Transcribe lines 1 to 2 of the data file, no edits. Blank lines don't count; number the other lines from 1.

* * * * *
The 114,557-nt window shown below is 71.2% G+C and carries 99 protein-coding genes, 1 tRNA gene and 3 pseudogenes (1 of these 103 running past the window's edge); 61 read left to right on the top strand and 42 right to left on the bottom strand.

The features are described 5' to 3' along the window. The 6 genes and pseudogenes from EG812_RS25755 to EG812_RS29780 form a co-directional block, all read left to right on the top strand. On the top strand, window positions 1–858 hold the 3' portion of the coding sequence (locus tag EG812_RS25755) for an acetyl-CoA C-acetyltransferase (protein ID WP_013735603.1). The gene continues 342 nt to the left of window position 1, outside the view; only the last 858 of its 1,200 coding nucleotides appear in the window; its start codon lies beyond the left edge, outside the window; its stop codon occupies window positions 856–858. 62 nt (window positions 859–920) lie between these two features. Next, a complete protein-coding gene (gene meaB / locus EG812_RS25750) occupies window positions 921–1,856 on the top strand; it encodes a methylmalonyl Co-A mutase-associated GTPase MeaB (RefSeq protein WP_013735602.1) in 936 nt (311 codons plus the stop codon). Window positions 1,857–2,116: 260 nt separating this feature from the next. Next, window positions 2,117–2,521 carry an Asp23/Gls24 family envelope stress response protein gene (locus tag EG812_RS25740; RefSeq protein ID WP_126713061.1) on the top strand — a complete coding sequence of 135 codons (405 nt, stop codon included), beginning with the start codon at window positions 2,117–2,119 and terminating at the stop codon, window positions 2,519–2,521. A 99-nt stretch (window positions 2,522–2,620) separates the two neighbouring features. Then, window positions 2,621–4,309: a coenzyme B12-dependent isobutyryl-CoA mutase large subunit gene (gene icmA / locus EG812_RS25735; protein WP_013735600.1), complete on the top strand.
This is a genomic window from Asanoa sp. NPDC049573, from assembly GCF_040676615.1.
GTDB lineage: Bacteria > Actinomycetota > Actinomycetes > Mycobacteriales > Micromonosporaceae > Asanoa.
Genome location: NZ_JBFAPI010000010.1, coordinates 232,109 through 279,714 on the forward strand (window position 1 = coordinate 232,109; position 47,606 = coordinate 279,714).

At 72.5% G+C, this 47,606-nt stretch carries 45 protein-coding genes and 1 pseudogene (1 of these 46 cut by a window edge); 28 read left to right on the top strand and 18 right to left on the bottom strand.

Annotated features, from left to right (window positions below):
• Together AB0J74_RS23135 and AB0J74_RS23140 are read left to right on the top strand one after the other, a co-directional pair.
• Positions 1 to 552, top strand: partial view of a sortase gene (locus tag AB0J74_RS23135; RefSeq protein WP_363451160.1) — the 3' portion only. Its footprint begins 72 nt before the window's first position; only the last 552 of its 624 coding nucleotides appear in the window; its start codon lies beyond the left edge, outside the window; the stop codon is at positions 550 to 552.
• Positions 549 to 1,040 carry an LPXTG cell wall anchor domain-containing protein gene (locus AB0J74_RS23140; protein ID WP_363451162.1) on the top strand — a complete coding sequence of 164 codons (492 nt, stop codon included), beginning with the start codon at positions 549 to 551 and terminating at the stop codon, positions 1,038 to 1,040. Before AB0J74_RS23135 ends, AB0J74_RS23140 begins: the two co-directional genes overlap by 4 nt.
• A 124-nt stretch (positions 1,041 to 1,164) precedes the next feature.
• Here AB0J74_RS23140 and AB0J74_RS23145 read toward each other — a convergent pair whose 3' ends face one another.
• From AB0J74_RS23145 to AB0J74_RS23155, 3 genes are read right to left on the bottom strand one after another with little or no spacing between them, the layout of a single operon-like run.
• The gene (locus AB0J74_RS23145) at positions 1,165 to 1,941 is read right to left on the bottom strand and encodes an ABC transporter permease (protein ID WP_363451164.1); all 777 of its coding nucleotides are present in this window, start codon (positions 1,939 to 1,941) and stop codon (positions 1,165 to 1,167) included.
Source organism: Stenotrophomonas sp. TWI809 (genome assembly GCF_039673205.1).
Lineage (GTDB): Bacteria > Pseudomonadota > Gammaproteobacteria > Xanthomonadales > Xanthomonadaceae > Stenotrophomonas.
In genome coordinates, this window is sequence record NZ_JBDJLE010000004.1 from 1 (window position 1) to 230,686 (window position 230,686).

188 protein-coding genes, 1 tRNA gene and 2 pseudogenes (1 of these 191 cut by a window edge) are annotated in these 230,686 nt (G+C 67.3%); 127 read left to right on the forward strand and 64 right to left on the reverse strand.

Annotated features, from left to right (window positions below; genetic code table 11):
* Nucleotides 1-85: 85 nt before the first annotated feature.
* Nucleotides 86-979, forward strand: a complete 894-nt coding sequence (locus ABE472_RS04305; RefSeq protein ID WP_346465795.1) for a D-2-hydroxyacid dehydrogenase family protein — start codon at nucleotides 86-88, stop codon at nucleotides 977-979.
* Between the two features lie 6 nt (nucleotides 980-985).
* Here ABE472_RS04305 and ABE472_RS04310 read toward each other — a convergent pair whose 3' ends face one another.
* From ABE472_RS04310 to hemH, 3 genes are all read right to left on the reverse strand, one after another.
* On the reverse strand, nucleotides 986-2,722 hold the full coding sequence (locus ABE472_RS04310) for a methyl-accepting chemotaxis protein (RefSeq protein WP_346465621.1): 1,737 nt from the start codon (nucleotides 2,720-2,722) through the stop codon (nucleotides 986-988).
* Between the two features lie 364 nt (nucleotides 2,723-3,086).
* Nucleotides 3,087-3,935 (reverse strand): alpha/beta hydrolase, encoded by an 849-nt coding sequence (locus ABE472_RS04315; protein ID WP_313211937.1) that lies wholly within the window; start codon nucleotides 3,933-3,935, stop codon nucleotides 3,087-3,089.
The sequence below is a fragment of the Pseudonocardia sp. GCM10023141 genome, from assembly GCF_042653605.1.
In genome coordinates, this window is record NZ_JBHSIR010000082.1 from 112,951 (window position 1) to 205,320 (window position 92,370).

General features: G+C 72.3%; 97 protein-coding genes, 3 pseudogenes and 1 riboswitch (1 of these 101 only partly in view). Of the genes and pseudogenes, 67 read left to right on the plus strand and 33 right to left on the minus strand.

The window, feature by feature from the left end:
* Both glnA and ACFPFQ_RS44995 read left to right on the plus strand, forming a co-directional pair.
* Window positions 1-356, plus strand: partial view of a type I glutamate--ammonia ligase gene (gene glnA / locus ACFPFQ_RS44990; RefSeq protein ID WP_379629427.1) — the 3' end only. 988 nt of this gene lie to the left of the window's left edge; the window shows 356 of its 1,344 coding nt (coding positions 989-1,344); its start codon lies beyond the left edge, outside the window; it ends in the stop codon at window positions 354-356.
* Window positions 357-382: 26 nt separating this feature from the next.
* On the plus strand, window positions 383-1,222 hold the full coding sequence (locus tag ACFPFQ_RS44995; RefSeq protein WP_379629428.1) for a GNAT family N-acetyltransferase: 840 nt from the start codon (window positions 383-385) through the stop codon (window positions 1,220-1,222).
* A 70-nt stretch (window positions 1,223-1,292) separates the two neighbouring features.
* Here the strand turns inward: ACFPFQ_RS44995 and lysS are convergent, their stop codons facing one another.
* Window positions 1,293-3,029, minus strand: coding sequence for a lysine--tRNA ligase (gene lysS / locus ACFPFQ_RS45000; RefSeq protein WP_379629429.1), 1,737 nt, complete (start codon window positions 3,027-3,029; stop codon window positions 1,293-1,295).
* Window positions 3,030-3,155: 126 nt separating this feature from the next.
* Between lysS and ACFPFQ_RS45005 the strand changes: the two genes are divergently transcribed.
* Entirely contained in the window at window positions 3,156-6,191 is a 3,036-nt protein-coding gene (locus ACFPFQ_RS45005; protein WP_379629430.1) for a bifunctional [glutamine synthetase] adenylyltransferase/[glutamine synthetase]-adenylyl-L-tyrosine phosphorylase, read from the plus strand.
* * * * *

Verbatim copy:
The 114,557-nt window shown below is 71.2% G+C and carries 99 protein-coding genes, 1 tRNA gene and 3 pseudogenes (1 of these 103 running past the window's edge); 61 read left to right on the top strand and 42 right to left on the bottom strand.

The features are described 5' to 3' along the window. The 6 genes and pseudogenes from EG812_RS25755 to EG812_RS29780 form a co-directional block, all read left to right on the top strand. On the top strand, window positions 1–858 hold the 3' portion of the coding sequence (locus tag EG812_RS25755) for an acetyl-CoA C-acetyltransferase (protein ID WP_013735603.1). The gene continues 342 nt to the left of window position 1, outside the view; only the last 858 of its 1,200 coding nucleotides appear in the window; its start codon lies beyond the left edge, outside the window; its stop codon occupies window positions 856–858. 62 nt (window positions 859–920) lie between these two features. Next, a complete protein-coding gene (gene meaB / locus EG812_RS25750) occupies window positions 921–1,856 on the top strand; it encodes a methylmalonyl Co-A mutase-associated GTPase MeaB (RefSeq protein WP_013735602.1) in 936 nt (311 codons plus the stop codon). Window positions 1,857–2,116: 260 nt separating this feature from the next. Next, window positions 2,117–2,521 carry an Asp23/Gls24 family envelope stress response protein gene (locus tag EG812_RS25740; RefSeq protein ID WP_126713061.1) on the top strand — a complete coding sequence of 135 codons (405 nt, stop codon included), beginning with the start codon at window positions 2,117–2,119 and terminating at the stop codon, window positions 2,519–2,521. A 99-nt stretch (window positions 2,522–2,620) separates the two neighbouring features. Then, window positions 2,621–4,309: a coenzyme B12-dependent isobutyryl-CoA mutase large subunit gene (gene icmA / locus EG812_RS25735; protein WP_013735600.1), complete on the top strand.